DURRY, the sibling duo formed in 2020 by Austin and Taryn, has gifted us their debut album, “Suburban Legend”. It’s the perfect nostalgic journey to the 2000s with a fresh indie twist. Drawing inspiration from alternative, pop, and pop-punk icons like Sum 41 and The Killers, this 12-track gem stands out.
Coming from the Minneapolis suburbs, DURRY melds catchy punk melodies with the mainstream accessibility of 2010s alternative rock. It’s like a musical time machine that transports you to an era when music was the soundtrack of your life. The album predominantly features upbeat tracks adorned with irresistible indie-rock hooks that will cling to your mind. What truly distinguishes “Suburban Legend” are the occasional bursts of pop-punk energy, striking a perfect balance between nostalgia and contemporary appeal.
“Suburban Legend” embarks on a captivating exploration of the everyday, tackling themes like suburbia, capitalism and mental health. Their aim? To craft a unique and epic narrative within the backdrop of ordinary existence. This albums excels in its relatable lyrics, eloquently capturing the trials of daily routines, self-deprecation, and the quest for something more.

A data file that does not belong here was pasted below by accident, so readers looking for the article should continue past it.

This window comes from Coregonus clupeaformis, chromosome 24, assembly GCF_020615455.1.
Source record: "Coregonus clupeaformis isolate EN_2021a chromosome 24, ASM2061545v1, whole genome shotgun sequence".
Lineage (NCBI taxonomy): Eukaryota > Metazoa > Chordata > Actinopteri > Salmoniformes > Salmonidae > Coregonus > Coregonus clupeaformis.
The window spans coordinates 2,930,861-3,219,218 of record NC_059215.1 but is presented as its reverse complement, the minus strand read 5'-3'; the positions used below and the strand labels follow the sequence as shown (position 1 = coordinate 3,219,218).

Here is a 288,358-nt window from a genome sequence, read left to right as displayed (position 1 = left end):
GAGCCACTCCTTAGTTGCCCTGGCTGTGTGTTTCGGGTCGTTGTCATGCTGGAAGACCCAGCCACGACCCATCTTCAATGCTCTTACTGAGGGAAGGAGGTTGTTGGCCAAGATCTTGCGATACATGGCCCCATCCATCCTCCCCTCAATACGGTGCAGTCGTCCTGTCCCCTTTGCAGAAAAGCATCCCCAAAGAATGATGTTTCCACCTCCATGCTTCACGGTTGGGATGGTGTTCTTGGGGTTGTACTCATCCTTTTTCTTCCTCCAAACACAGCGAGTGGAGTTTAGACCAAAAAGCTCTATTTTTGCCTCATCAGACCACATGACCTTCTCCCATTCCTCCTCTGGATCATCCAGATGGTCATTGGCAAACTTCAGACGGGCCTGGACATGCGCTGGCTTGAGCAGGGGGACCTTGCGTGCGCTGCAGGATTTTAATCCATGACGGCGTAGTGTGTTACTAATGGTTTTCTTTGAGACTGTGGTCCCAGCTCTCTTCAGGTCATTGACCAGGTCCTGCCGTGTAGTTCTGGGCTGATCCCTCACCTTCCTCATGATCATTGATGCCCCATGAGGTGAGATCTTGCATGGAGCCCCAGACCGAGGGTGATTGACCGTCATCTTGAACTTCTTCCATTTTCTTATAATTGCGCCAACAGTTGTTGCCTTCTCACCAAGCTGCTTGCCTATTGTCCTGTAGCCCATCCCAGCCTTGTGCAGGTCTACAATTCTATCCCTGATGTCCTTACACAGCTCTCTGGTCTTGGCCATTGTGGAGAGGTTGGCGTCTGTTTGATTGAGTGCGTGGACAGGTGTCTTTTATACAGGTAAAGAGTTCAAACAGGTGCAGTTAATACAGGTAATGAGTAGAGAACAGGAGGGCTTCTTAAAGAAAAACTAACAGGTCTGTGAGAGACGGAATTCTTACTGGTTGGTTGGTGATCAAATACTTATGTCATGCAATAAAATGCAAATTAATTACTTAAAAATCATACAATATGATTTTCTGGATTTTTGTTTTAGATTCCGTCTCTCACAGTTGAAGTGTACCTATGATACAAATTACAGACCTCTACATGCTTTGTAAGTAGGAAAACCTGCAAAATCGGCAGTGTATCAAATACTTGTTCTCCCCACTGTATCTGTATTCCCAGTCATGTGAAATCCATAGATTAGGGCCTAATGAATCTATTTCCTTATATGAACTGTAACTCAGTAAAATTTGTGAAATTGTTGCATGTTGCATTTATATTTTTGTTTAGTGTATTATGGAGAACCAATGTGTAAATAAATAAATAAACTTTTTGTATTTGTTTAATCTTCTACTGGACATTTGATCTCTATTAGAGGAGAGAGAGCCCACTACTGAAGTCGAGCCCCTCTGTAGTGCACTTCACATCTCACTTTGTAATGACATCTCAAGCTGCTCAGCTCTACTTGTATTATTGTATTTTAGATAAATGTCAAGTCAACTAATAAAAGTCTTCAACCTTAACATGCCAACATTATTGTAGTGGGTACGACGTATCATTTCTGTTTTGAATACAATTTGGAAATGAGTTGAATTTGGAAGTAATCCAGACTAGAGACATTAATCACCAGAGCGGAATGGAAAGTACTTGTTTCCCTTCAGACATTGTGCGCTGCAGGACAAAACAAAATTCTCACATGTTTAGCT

Coming of Age, the album’s opening track, establishes the tone with pulsating basslines that reel you in. Then you have Who’s Laughing Now?, the song that catapulted them to viral fame, igniting their musical journey. In this track, they articulate the frustration of young adults in 2021, resonating with those navigating the challenges and uncertainties of this era. Austin’s lead vocals, brimming with a distinctive snarl and grit, add an extra layer of conviction to every word.
Even though I like almost every song of this record, my favorite track in the album will be Worse For Wear. With each replay, this track feels like a comforting blanket for the younger version of myself, wrapping me in nostalgia and warmth. The lyrics “Now we’re just big kids living in an old man’s world, when’s it gonna be our turn?” , strike a chord deep within, eliciting a mix of emotions that wash over me.
While there’s room for DURRY to push their boundaries further, particularly on tracks like Losers Club and TKO, it’s evident they remain loyal to their artistic vision. Furthermore, you have the closing track named Encorethat is for everyone who is working through dark times, to imagine all the people in their lives cheering from them to just keep going.
Perhaps this album doesn’t break new ground musically, as it doesn’t venture into experimental territories, but somewhere deep within, I believe it doesn’t need to be. It’s a solid indie rock/ pop-punk album with an incredibly catchy sound. It’s showcases DURRY’s musical talents and their ability to craft songs that resonate deeply with the soul, making this debut a timeless gem. I can only imagine that if you were to experience this live, the atmosphere in the venue would be electric from the very start.